Sunday, October 16, 2016

Militia Immaculatae

According to the Brief of Pope Pius XI dated December 18, 1926, the members of the Militia Immaculatae (M.I.) can obtain a plenary indulgence on the following days:
* the day of their enrollment in the M.I. (May 17, 2014),
* the anniversary of the founding of the M.I. (October 16),
* the Feast of the Immaculate Conception (December 8),
the Feast of the Annunciation (March 25),
the Feast of Our Lady of Lourdes (February 11),
* the anniversary of the first appearance of Our Lady of Fatima (May 13),
the Feast of St. Francis of Assisi (October 4), and
the Feast of Our Lady of the Miraculous Medal (November 27).

Besides the usual conditions for receiving a plenary indulgence (sacramental Confession within eight days, prayer for the intentions of the Popes,  freedom from attachment to sin), one must renew his promise to adhere to the Statutes of the M.I. and to keep them faithfully.

Act of Consecration to the Immaculata
O Immaculata, Queen of heaven and earth, refuge of sinners and our Mother who loves us so much and to whom God has entrusted the entire kingdom of mercy!

I, N.N., an unworthy sinner, cast myself down at your feet and implore you with all my heart: deign to accept me utterly and entirely as your possession and your property. Do what you will with me, with all the faculties of my soul and my body, with my whole life, with my death and my eternity.

Dispose of me as it pleases you, so as to fulfill what is said of you: "She will crush the head of the serpent," and also: "Thou alone hast vanquished all heresies throughout the world."

Make me an instrument of your immaculate and merciful hands to serve you, so as to increase as much as possible your honor in so many tepid souls that have fallen away from the Faith and thus to extend the kingdom of the Sacred Heart of Jesus. For upon whatever place you enter, you implore the grace of conversion and sanctification, for all graces come to us from the Sacred Heart of Jesus only through your hands.

Grant me to praise thee, O most Blessed Virgin.

Give me strength against Thine enemies.

Aspiration of the Militia Immaculatae
O Mary, conceived without sin, pray for us who have recourse to thee, and for all who do not have recourse to thee, especially for the Freemasons and for those who are commended to they care.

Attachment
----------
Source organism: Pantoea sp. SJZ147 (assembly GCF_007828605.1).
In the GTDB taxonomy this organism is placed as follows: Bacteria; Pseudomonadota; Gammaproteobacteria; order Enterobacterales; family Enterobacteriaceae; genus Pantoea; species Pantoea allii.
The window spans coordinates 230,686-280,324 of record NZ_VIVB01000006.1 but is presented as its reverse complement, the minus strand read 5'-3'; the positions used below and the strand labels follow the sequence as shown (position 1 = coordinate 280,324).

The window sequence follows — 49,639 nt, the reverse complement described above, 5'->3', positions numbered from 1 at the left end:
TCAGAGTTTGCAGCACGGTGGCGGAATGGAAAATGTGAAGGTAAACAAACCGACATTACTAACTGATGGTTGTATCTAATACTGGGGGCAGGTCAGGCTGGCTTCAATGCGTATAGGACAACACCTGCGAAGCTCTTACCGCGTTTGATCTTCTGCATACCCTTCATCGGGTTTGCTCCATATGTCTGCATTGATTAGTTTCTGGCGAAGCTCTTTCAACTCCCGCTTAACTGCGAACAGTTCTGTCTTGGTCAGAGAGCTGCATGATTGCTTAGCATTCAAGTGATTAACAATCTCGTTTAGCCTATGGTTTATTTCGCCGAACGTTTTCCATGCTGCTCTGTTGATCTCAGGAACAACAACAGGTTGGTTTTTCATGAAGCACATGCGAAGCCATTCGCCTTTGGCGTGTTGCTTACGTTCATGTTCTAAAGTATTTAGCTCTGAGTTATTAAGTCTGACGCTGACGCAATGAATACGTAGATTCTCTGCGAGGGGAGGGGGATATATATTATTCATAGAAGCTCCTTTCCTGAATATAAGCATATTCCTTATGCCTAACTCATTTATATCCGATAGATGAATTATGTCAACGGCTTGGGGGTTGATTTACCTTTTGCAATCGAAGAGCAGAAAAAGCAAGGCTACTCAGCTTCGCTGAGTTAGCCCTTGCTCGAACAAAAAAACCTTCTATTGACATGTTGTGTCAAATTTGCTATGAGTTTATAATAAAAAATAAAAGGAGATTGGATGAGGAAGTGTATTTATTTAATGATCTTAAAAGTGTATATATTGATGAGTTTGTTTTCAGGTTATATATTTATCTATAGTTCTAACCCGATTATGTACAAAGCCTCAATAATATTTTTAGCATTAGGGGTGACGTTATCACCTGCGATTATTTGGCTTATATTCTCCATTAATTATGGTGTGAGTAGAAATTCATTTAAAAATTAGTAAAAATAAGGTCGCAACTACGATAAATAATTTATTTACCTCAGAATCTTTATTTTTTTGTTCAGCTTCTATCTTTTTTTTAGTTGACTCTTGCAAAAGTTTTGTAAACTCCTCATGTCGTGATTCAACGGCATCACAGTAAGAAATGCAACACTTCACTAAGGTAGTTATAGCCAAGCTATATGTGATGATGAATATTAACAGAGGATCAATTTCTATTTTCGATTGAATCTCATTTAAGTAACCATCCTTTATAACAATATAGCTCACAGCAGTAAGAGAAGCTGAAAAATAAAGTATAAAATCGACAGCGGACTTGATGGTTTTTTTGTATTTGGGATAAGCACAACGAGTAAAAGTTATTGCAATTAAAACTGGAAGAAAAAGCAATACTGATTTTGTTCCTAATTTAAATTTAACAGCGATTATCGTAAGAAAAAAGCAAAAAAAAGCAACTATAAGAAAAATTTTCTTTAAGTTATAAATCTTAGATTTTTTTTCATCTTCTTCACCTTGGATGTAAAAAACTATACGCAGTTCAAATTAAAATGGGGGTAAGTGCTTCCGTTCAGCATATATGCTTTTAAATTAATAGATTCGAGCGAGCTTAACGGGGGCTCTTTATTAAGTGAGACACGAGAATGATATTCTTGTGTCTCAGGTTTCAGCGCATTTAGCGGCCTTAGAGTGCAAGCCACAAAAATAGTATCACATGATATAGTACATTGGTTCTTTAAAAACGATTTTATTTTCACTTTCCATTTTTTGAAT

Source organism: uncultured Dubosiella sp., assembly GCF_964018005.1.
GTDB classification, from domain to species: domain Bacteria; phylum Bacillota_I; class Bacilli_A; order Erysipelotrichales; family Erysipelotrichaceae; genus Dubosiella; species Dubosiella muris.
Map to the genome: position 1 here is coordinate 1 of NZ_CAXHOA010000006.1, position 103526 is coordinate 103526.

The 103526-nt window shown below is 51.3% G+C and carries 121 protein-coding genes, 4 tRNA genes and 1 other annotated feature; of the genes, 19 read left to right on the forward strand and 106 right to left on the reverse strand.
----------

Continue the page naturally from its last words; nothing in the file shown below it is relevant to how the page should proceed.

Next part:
Tuesday, May 31, 2016

Truth and Consequence

Queenship of the Blessed Virgin Mary

“Religion, with us, is not simply a matter of sentiment, to be carried out by each individual according to his own private taste or preference. It is in our view and belief, a system of truths and consequent practical duties coming to us as a revelation from God, through Christ and His Apostles, and committed to an organization founded by Divine authority, and known to us as the Church. We do not regard the Church as simply a society like others in general, based on mutual consent and for mutual convenience.

“No; we look upon it as a Divine association, unto which Almighty God requires that all should enter…”

- By George M. Searle, C.S.P., in the July edition of The Catholic World

Friday, April 29, 2016

Jeanne d'Arc, 1429

On this date, April 29th, 1429, St. Joan of Arc (1412-1431) led the French force in relieving the city of Orléans, which had been under siege from the English since the previous October.

Having been counseled by St. Michael and other angels, as well as St. Margaret (a 4th century martyr), St. Catherine of Alexandria, and others, the Maid of Domremy acted out of an abundance of patriotic love to help her fellow Frenchmen. At first she balked - "I am a poor girl; I do not know how to ride or fight," she protested. Her Heavenly counselors told her, however, "It is God who commands it.”

Joan's divine mission was miraculously confirmed in the court of the Dauphine, after which she prophesied how Orléans would be delivered. The details of her remarks are recorded in a letter written by Sire de Rotslaer, in which he wrote that the Maid "would save Orléans and would compel the English to raise the siege, that she herself in a battle before Orléans would be wounded by a shaft but would not die of it, and that the King, i the course of the coming summer, would be crowned at Reims..."

Before entering upon her campaign, Joan summoned the King of England to withdraw his troops from French soil. The English commanders were furious at the audacity of the demand, but Joan by a rapid movement entered Orléans on April 30th. Her presence there at once worked wonders. By May 8th the English forts which encircled the city had all been captured, and the siege raised, though on the 7th the Last Crusader was wounded in the breast by an arrow.

Thursday, March 17, 2016

End of Lent Novena

Good Friday next week marks the 25th anniversary of the death of Abp. Marcel Lefebvre.

Archbishop Marcel Lefebvre
* Born: November 29, 1905
* Ordained: September 21, 1929
* Consecrated: September 18, 1947